Compilation of a Nation
The one thing that research requires is a range of examples against which to compare and help build a knowledge bank. I have done this with South African Navy-issued Tudors and it has enabled me to understand when and now how the watches were issued. Paul Russell began the mammoth task of compiling a database of Canadian Navy-issued Tudors. Patience was clearly the key! “Over the last few years I have trawled the forums and Instagram for any interesting pieces of information relating to both Canadian issued watches and particularly the meaning of the CEL markings. I put together a database of watches which were either known or thought to have been issued. Those issued watch that were known to be issued were from retired divers and this gave me a starting point on which to base my research.” As is often the case, Paul has also made some great friends during his years of research. “The research I have undertaken to find out more about this watch has led me to make contact with some amazing, passionate collectors around the world. Two great guys are @saasqwatch and @dirtyharrie who have both provided some great Canadian Naval information and supported by endeavors.”
The all-important caseback engraving - 'CEL 2184'
As Paul’s research developed a pattern began to emerge. “Issued watches with the same dial and hand layout on my watch were all within quite a narrow serial number range and as my watch sat right in the middle of the range, this gave me some confidence that it may be an issued piece. Also, most of the known examples had come from reliable sources in Canada.”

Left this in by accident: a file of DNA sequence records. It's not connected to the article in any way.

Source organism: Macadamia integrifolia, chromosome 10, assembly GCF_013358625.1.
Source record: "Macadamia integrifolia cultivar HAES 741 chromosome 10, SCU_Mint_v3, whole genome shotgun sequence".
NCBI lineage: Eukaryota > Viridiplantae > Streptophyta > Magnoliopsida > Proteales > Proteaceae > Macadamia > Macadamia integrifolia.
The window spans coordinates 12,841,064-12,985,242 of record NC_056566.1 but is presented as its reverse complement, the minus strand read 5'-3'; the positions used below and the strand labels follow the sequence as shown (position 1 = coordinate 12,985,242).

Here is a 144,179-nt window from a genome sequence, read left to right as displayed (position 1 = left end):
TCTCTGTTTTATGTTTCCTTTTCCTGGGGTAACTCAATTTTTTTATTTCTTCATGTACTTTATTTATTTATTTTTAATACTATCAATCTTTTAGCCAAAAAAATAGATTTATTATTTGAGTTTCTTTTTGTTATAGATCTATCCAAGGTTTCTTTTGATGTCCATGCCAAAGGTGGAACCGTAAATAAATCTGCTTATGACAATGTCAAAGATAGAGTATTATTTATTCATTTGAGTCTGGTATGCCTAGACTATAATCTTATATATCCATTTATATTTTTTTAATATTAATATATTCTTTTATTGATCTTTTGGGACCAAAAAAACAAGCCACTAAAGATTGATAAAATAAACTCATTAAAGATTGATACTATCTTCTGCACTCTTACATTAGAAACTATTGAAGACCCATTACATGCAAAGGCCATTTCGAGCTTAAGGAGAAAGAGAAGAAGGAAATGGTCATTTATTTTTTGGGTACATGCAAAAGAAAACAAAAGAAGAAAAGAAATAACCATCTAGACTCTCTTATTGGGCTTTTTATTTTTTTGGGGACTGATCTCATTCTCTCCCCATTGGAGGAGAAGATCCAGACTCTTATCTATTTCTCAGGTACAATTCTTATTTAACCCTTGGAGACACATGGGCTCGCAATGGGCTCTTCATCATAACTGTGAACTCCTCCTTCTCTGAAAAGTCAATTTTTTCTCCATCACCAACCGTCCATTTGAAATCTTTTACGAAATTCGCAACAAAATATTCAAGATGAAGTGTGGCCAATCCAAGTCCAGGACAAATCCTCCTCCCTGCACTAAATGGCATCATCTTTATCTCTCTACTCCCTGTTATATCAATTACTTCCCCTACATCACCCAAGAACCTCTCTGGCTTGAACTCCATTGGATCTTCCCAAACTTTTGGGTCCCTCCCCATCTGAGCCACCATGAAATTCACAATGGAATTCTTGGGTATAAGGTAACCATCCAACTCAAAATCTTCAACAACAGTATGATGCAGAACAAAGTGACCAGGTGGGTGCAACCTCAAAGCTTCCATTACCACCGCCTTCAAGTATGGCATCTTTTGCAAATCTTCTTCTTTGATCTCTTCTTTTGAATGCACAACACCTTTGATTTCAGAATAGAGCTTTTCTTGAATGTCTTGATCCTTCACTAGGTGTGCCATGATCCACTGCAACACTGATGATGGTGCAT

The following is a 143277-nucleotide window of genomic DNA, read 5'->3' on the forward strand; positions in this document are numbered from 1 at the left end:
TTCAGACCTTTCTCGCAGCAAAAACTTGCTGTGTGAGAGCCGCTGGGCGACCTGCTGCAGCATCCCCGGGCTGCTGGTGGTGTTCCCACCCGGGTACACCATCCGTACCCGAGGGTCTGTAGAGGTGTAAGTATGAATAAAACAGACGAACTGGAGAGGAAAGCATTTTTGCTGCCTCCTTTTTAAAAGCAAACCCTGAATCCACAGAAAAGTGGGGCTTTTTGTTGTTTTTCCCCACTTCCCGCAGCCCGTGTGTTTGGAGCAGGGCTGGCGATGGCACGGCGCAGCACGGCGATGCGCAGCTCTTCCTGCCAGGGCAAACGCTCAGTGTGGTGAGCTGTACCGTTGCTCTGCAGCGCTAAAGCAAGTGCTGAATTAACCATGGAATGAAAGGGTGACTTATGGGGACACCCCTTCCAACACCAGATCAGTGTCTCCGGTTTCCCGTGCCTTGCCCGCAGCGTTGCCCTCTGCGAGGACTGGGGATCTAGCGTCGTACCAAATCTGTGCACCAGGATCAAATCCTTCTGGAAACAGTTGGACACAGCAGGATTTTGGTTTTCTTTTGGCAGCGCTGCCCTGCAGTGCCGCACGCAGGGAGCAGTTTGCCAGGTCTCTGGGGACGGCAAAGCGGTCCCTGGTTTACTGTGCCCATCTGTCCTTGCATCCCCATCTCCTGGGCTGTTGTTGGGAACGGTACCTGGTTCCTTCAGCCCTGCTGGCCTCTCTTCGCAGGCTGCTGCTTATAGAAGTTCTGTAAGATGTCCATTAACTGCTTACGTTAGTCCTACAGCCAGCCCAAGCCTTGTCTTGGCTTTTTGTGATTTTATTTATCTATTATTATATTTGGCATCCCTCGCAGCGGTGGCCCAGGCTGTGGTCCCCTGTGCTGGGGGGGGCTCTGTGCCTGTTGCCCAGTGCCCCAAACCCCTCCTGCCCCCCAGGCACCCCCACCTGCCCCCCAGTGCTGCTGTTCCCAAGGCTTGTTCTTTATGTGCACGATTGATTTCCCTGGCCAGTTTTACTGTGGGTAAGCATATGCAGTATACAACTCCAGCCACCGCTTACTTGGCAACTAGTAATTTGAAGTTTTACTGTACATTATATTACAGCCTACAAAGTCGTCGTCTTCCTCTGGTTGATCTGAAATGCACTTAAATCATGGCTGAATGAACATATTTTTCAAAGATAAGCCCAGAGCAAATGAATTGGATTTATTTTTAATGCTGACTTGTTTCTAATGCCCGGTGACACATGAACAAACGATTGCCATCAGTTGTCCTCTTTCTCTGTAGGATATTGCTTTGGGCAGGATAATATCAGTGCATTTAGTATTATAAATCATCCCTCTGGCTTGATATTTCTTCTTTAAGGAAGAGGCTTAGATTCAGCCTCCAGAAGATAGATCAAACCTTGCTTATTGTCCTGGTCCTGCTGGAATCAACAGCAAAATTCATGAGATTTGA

One fact that we know about Tudor MilSubs is that they tend to be issued in case serial batches. Whilst not absolutely conclusive, it is certainly a strong indicator of a watch’s issued credentials when this box can be ticked. Watches delivered to the US and Canada also have a anomaly that also emerged in these watches…
“As my research developed, another notable factor became very clear and that was that all the issued Canadian watches housed 17-jewel movements as opposed to the ‘normal’ civilian 21-jewel. This was found to be the case with many watches destined for the Canadian market and was obviously some sort of import tax avoidance. As my watch has a 17-jewel movement, it was another positive box ticked in the research.”
So was the watch Canadian or American issued?
Unpicking The Code: CEL
Unlike Rolex Military-issued Submariner collectors, Tudor MilSub enthusiasts have to rely solely on the caseback engravings in lots of cases. Where the Rolex watches have different hands, dials and bezels and often case modifications (fixed spring bars), Tudor issued watches were generally delivered in civilian guise with markings added to the caseback to help Stores Masters keep track of their assets. So what about this mysterious CEL engraving?